Only one more week before we won’t see each other for a while. (Yay?) Do this:
1. Study for a grammar test. You must know how to locate prepositional phrases, verbs (the whole verb, please!) subjects, and direct objects. Pages to help you with this are 36-37, 57-58, and 73-81.
2. If you’d like a better grade on your short story (and I hope that you do!), rewrite it and fix the grammar mistakes. Turn it in to me next week, with your graded draft so that I can see how you improved it.
3. I will give you time in your groups next week to finish your planning for your “puppet writer” story. Maybe some of you are supposed to fill out character sheets at home? That would be peachy, so do that.
4. Let’s eat cupcakes next week, shall we?
Okay, Guinea pigs, here’s the deal: In small groups, you are plotting a new story with new characters and an intriguing setting. You will work on this again next week, and then when you’ve finished, you will direct your Puppet Writer (*ahem* that would be me) to draft the story for you over the break. No need to do much about this project until we meet again, except that you could be thinking of a great story with realistic characters.
Besides this, click on the link below to a worksheet entitled “Dialogue Ping-Pong” and have a blast writing a conversation with perfectly punctuated quotations. This is homework; turn in a rough draft and a final draft.
For grammar, memorize the 23 Helping Verbs for a test. I will ask you to write them down on paper, in any order. Also please do pages 57-58 and 73-77 in your grammar book.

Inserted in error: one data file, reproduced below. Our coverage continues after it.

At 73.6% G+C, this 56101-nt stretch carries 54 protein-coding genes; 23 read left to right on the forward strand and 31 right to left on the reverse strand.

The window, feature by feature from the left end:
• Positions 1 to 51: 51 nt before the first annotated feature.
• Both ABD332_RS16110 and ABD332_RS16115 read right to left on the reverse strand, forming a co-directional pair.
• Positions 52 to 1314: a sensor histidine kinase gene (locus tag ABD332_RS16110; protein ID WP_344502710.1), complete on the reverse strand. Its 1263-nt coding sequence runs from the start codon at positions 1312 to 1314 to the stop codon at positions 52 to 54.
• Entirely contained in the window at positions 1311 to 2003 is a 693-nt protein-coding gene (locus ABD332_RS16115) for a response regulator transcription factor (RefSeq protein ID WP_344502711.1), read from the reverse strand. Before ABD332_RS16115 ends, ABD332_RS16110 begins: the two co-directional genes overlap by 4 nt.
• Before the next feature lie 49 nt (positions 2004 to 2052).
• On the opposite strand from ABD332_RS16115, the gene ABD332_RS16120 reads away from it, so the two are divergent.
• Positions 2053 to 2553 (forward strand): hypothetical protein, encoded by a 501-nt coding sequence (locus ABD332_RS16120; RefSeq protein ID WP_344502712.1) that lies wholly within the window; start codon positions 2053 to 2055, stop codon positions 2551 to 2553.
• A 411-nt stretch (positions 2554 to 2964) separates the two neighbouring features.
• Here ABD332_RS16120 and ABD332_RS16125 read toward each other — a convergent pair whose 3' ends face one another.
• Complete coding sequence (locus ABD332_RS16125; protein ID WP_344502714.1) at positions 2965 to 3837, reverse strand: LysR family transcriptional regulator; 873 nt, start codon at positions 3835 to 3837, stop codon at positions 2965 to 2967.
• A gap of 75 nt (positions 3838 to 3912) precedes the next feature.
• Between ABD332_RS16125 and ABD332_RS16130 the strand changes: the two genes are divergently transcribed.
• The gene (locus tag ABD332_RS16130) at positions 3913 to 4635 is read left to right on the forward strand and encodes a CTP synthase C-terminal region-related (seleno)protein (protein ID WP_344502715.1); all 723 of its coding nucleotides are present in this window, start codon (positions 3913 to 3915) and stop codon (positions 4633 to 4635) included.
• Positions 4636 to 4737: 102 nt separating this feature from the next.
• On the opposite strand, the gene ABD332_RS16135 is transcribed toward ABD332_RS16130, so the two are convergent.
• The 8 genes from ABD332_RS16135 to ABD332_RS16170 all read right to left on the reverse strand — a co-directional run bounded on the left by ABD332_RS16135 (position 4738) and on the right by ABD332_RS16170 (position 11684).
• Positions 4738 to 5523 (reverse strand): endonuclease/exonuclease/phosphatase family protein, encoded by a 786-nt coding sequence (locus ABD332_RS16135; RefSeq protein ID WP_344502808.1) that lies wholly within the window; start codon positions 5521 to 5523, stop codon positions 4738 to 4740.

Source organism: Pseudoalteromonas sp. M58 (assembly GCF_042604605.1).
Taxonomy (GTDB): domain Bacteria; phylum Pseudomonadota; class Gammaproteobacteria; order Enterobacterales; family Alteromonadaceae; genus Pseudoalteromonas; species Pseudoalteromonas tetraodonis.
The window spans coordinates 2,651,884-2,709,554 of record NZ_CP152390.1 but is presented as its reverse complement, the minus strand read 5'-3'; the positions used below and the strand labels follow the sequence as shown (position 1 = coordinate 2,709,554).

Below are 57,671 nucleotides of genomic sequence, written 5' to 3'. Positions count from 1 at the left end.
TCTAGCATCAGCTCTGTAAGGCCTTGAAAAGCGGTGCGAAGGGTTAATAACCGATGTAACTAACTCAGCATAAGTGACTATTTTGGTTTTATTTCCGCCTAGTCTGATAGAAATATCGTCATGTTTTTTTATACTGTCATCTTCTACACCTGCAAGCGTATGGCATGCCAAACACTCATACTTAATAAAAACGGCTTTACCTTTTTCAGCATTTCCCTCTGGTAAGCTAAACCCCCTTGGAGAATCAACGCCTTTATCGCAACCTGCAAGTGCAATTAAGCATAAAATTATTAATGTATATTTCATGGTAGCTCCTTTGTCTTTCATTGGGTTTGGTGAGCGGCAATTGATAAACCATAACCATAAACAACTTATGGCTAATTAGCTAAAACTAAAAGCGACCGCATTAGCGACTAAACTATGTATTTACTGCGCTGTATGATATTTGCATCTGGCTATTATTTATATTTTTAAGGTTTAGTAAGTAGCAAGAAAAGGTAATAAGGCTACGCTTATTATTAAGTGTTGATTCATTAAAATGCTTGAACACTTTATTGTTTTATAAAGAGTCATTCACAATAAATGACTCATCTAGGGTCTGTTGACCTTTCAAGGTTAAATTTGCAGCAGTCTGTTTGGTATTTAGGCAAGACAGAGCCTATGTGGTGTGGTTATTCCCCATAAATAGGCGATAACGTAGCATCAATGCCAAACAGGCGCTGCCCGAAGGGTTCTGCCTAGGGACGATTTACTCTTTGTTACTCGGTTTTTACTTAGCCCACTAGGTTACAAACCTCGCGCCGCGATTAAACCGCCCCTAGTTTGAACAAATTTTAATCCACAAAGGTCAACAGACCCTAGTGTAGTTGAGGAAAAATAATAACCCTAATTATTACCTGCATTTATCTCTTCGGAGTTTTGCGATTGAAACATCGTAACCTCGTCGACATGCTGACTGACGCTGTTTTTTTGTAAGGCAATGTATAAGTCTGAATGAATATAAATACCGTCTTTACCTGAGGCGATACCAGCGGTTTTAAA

“What is our assignment for next week, Mrs. B.?” asked Gilbert, who had returned from his camping trip.
“Well, Gilbert,” answered Mrs. B, taking a look at her planning calendar. “You need to write the final draft of your short story, and turn it in on Tuesday.”
“Okay,” babbled Gilbert. He wasn’t really listening to Mrs. B answer his question, because his mind was still back on the mountain.
“Do you understand what to do?” queried Mrs. B.
“Um….not really,” he confessed. “I actually didn’t remember to finish my story because I decided to go camping overnight instead. And,” he whined, “Archie said we would probably have another two weeks to finish it. I believed him.”
“Sounds like Archie is not a very reliable friend for you,” declared Mrs. B. “Your story is due next week, so I suggest you buckle down and finish it. Pronto.”
“You’re right,” signed Gilbert. “But, um…what does ‘pronto’ mean?”
As I just told the fictional character named Gilbert, your short stories are due next week. Include at least a little bit of dialogue, and also finish pages 283-285 in your grammar book. Here is that dialogue we worked on in class today –